Every month the newsletter will try to present you with the relevant facts about what been happening within the organization, and also provide you direct access to information about the major astronomical discoveries that happened during the previous month.

The newsletter will have a section (left side) where you can find a curiosity as well as what happened along history during this month in astronomical terms. You can also see what are the observational highlights for each day of the month.

There will be a focus on a major discovery ("Research News") that has been made during the previous month and direct links to all our blog's news about astronomical discoveries ("It happened last month")..

Two sections about astronomical observations will also be available. The first section ("First Astronomical Observations") is a section with simple observations that can be made during the next month with school classes using naked eyes, binoculars and/or small telescopes. The second section ("Advanced Astronomical Observations") gives highlight to celestial objects that require a very good background knowledge of the sky and might imply the use of a bigger telescope (20 cm or 8" diameter).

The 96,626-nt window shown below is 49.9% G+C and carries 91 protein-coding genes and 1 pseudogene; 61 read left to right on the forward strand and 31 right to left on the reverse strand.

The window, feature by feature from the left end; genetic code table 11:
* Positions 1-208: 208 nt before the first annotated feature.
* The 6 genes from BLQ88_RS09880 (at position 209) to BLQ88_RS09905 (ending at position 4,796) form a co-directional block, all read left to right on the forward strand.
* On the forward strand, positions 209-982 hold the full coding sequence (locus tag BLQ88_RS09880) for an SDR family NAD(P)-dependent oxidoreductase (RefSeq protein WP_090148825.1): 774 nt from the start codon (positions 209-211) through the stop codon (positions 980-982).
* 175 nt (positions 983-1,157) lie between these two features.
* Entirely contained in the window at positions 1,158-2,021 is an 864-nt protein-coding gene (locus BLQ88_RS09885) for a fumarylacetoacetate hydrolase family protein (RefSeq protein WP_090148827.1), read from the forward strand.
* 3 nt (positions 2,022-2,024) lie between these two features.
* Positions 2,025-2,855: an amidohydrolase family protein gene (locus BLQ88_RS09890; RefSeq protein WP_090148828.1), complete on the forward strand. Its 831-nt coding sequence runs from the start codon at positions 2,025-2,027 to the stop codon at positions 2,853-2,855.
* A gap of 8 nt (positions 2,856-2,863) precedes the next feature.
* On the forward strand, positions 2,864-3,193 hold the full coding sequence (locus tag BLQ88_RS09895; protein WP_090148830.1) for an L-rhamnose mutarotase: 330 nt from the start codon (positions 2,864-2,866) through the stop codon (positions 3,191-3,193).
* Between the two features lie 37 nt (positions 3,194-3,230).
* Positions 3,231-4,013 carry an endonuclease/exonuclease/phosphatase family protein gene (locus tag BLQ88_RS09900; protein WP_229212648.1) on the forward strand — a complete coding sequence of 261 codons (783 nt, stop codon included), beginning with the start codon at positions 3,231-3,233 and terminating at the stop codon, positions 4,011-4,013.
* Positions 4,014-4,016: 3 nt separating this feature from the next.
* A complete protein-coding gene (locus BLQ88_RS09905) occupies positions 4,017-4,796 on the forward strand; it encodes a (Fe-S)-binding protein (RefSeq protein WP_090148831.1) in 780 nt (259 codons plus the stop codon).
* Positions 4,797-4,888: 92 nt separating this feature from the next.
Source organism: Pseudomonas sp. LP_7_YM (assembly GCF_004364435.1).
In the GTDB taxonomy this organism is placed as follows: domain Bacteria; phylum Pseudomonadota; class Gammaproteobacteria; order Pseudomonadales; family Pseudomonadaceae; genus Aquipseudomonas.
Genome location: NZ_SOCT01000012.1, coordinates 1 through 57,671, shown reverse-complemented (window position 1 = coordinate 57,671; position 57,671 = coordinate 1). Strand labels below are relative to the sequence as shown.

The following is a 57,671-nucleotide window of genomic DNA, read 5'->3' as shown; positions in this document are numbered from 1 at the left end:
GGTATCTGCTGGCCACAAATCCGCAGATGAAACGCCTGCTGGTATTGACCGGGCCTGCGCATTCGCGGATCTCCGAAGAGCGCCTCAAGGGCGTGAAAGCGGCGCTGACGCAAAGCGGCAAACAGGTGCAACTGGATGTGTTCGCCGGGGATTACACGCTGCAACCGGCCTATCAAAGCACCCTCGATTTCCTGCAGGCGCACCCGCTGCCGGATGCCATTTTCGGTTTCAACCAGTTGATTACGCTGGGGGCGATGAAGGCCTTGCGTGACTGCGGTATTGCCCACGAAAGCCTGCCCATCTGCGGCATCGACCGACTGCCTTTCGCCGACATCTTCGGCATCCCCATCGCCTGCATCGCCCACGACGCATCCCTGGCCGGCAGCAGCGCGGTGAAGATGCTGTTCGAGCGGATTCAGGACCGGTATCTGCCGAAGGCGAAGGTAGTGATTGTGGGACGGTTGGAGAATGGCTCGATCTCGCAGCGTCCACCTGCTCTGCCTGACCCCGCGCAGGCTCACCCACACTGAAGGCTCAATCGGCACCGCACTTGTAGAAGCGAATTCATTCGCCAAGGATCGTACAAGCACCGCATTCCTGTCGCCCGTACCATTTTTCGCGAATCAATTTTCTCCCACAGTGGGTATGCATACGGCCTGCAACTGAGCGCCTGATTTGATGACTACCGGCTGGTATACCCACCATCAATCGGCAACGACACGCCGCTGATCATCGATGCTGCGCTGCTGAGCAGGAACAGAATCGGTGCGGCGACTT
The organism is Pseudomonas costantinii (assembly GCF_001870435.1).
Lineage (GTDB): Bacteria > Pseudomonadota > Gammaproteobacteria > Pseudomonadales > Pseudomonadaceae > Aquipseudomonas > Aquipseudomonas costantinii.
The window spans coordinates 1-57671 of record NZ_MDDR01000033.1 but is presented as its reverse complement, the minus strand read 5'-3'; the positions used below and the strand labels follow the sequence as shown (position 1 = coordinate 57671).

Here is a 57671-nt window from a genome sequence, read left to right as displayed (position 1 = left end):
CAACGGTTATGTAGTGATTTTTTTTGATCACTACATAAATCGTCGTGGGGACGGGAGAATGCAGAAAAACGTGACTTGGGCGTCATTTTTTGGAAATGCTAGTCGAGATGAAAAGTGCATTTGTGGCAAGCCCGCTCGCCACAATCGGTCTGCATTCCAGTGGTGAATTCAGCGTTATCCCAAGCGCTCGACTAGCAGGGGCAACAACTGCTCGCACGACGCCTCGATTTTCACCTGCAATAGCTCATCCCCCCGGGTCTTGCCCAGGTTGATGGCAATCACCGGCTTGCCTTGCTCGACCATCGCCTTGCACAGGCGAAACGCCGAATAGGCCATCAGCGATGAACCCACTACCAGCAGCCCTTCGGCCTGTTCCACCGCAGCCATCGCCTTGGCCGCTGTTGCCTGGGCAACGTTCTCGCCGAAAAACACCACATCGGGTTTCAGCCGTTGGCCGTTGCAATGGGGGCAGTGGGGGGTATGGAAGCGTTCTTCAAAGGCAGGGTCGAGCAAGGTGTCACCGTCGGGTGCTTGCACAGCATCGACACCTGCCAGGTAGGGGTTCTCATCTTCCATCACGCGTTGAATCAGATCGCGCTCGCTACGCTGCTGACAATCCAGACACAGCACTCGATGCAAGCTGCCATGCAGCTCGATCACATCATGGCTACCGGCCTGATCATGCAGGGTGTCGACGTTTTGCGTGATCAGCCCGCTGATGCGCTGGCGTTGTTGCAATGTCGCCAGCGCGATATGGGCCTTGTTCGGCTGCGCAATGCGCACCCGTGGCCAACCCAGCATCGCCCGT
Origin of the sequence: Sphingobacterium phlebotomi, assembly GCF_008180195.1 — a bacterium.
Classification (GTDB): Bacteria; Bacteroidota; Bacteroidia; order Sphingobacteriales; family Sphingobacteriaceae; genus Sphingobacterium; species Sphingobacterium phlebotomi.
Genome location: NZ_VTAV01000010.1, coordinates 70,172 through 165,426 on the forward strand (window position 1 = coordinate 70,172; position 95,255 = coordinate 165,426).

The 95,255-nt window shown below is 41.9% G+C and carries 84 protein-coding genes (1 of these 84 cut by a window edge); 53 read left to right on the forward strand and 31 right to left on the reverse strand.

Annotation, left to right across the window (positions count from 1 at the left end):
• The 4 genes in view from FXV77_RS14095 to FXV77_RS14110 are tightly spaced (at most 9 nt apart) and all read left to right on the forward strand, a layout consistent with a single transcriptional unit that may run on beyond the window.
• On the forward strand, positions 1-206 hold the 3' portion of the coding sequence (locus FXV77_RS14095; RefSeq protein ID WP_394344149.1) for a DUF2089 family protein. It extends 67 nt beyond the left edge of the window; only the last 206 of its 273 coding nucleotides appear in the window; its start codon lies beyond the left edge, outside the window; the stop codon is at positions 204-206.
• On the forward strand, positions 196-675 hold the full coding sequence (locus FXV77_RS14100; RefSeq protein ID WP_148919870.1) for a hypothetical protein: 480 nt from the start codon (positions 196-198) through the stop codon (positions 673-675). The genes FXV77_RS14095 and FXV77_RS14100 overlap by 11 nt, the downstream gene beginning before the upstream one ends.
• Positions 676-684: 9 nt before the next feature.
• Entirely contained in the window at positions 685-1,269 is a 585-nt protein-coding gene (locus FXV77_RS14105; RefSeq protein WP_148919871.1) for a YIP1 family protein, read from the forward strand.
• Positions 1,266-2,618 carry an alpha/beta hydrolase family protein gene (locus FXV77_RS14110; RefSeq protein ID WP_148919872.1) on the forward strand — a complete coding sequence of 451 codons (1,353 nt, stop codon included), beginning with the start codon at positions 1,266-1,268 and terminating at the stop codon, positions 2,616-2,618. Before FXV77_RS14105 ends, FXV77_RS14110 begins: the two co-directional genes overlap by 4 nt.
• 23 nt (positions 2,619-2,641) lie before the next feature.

We will also have a section about astronomical software and a review of an internet tool that can be used in school projects.

The newsletter will also have a ludic activity on a section we called "Students Corner". This month we selected a "Solar System Sudoku" and a crossword puzzle.

Every month we will also select a picture of celestial object that will be explained.

On the sections that are intended to support school activities a clean .pdf document with the content is usually available by clicking the link " This section in PDFPDF Version" that appears at the topof the articles.

We hope you enjoy it.


Between the November 26th and December 1st, 2009, the EAAE's WG3 held a teacher training course in Madrid that had the attendance of teachers from all over Europe. This course direct cooperation between the EAAE and IAU.

A workshop about the Moon during the Summer School.

During the six days of the course, General Lectures, Workgroups, Workshops, and discussion activities were promoted and animated by specialists that presented several ideas about didactical materials that teachers can use in there class room.

The EAAE's General Assembly gathered in Madrid on December 1st, 2009, after the end of the Summer School. The General Assembly elected the Executive Council which is now composed as follows:

President: Rosa M. Ros
Vice-president. Veselka Radeva
Tresaurer: Alan Pickwick
Secretary: Cristina Palici di Suni
Editor/Webmaster: Alexandre Costa
Charles Henri Eyraud
Irma Hannula
Janet Hilton